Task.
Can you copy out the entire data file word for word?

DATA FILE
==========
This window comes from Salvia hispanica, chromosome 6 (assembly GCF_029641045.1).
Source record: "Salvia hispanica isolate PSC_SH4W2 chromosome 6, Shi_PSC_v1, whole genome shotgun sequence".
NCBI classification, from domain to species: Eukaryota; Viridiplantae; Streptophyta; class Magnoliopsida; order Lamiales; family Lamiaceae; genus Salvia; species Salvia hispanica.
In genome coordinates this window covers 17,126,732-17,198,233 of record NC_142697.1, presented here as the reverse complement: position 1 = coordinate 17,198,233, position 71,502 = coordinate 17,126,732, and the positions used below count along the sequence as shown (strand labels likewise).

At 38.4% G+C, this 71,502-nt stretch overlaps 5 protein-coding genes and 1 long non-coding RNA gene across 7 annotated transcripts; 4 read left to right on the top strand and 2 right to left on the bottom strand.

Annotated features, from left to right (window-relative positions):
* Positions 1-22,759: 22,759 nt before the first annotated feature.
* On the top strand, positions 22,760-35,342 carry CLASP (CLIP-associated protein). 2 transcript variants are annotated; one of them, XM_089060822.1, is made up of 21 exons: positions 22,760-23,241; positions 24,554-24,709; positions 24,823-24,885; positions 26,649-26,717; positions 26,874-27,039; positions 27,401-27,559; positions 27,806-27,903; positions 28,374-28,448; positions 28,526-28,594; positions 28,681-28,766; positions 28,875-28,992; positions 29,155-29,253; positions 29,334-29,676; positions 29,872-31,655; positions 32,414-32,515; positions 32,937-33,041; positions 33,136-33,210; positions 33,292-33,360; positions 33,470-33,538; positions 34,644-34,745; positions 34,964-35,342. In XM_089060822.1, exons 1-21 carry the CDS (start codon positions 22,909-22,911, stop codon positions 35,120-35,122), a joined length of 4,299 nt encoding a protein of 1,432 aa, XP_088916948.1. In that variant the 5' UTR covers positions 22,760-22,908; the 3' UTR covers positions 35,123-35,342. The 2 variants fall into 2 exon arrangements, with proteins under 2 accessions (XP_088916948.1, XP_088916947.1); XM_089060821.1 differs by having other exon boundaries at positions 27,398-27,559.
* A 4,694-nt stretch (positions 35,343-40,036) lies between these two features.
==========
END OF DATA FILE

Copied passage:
This window comes from Salvia hispanica, chromosome 6 (assembly GCF_029641045.1).
Source record: "Salvia hispanica isolate PSC_SH4W2 chromosome 6, Shi_PSC_v1, whole genome shotgun sequence".
NCBI classification, from domain to species: Eukaryota; Viridiplantae; Streptophyta; class Magnoliopsida; order Lamiales; family Lamiaceae; genus Salvia; species Salvia hispanica.
In genome coordinates this window covers 17,126,732-17,198,233 of record NC_142697.1, presented here as the reverse complement: position 1 = coordinate 17,198,233, position 71,502 = coordinate 17,126,732, and the positions used below count along the sequence as shown (strand labels likewise).

At 38.4% G+C, this 71,502-nt stretch overlaps 5 protein-coding genes and 1 long non-coding RNA gene across 7 annotated transcripts; 4 read left to right on the top strand and 2 right to left on the bottom strand.

Annotated features, from left to right (window-relative positions):
* Positions 1-22,759: 22,759 nt before the first annotated feature.
* On the top strand, positions 22,760-35,342 carry CLASP (CLIP-associated protein). 2 transcript variants are annotated; one of them, XM_089060822.1, is made up of 21 exons: positions 22,760-23,241; positions 24,554-24,709; positions 24,823-24,885; positions 26,649-26,717; positions 26,874-27,039; positions 27,401-27,559; positions 27,806-27,903; positions 28,374-28,448; positions 28,526-28,594; positions 28,681-28,766; positions 28,875-28,992; positions 29,155-29,253; positions 29,334-29,676; positions 29,872-31,655; positions 32,414-32,515; positions 32,937-33,041; positions 33,136-33,210; positions 33,292-33,360; positions 33,470-33,538; positions 34,644-34,745; positions 34,964-35,342. In XM_089060822.1, exons 1-21 carry the CDS (start codon positions 22,909-22,911, stop codon positions 35,120-35,122), a joined length of 4,299 nt encoding a protein of 1,432 aa, XP_088916948.1. In that variant the 5' UTR covers positions 22,760-22,908; the 3' UTR covers positions 35,123-35,342. The 2 variants fall into 2 exon arrangements, with proteins under 2 accessions (XP_088916948.1, XP_088916947.1); XM_089060821.1 differs by having other exon boundaries at positions 27,398-27,559.
* A 4,694-nt stretch (positions 35,343-40,036) lies between these two features.